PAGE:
Privacy and Information Sharing in Global Health: A Scoping Review of Emerging Practices and Ethical Considerations
With the spread of digital technologies that facilitate the generation and sharing of health information, new data policies, practices and expectations are emerging among patients, Ministries of Health, non-governmental organizations, tech companies, and global health funders. These emergent practices have national and cross-border implications, for both direct patient care and health research. These practices can also be considered particularly acute for marginalized and vulnerable populations, which is the primary focus of this DRG.
Using a multi-stage scoping review, this directed research group aims to formally document the existing policies and best practices of information sharing, data trusts, and secondary health data relative to research and data science initiatives. We will focus our efforts on three types of literature: (1) select organizations and their policies, (2) select national-level policies, and (3) empirical studies, occurring primarily, but not exclusively, in low- and middle-income settings. This review will also inform later qualitative research into attitudes surrounding data sharing by practitioners in this field. Ultimately, we aim to develop interventions that can guide global health stakeholders in protecting patient data while meeting broad healthcare needs.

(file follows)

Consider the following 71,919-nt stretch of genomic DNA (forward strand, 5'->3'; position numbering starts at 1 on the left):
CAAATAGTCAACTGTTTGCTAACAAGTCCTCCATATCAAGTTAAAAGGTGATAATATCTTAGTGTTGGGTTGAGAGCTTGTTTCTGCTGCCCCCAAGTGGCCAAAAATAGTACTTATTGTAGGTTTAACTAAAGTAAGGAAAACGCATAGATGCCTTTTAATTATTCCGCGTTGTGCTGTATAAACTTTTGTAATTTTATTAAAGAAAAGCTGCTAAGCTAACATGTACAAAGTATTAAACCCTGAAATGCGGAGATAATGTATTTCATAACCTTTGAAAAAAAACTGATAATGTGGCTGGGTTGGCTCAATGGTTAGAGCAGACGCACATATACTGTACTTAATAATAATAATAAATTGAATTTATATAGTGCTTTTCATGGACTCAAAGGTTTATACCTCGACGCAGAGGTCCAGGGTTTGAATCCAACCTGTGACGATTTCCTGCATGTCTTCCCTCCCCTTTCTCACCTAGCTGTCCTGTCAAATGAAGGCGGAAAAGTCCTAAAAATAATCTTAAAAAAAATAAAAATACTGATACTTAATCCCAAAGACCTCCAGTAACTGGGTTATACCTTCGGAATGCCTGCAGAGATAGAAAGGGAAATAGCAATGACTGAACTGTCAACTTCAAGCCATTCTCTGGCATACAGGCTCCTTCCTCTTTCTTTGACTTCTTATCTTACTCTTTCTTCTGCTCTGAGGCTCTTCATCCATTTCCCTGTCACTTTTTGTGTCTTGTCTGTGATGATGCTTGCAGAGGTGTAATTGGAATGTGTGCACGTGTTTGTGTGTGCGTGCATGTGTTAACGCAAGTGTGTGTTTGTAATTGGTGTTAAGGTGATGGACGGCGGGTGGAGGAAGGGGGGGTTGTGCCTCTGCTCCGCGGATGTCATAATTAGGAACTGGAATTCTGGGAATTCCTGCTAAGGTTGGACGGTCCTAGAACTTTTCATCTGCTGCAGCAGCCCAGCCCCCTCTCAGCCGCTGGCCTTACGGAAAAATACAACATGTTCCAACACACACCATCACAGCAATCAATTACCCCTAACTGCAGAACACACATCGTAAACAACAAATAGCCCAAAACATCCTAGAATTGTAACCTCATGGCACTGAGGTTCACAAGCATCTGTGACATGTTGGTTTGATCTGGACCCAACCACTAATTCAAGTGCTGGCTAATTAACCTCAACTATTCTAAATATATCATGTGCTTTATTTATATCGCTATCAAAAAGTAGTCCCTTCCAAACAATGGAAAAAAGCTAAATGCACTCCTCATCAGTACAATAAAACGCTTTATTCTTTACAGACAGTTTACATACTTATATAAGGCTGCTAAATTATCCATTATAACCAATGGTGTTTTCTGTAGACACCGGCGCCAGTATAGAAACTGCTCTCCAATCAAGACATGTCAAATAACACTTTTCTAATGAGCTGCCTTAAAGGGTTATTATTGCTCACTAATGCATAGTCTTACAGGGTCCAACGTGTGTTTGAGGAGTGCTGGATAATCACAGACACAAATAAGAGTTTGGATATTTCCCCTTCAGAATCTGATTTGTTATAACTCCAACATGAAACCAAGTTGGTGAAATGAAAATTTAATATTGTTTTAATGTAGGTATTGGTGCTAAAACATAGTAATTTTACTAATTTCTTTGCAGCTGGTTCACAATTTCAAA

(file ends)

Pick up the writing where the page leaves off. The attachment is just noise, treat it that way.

In this DRG, we will read and code relevant literature. Each week, students will be assigned papers to review and we will extract information from these papers by applying codes. In the weekly meetings, we will discuss the papers and the codes. We are looking for students with experience or interest in health data, data privacy, scoping reviews as a method, and understanding how marginalized or vulnerable populations can be disproportionately affected by technology policies. If warranted, students will have an opportunity to collaborate on future projects in this research area.
- Attend 1-hour meeting each week: Friday, 2:00pm-3:15pm
- Dedicate at least 6 hours of work outside of weekly meetings
- Register for 2 credits of HCDE 496/596
This DRG will be led by HCDE PhD students Beth Dunbar and Akeiylah DeWitt, with guidance from Professor Beth Kolko. This DRG is open to both undergraduate and graduate students. If interested, please complete this survey by March 23th, including a brief statement of your interests, skills, and availability to attend meetings. We will review the applications and notify you of your status shortly after. If you have questions, please contact Beth Dunbar via email at email@example.com.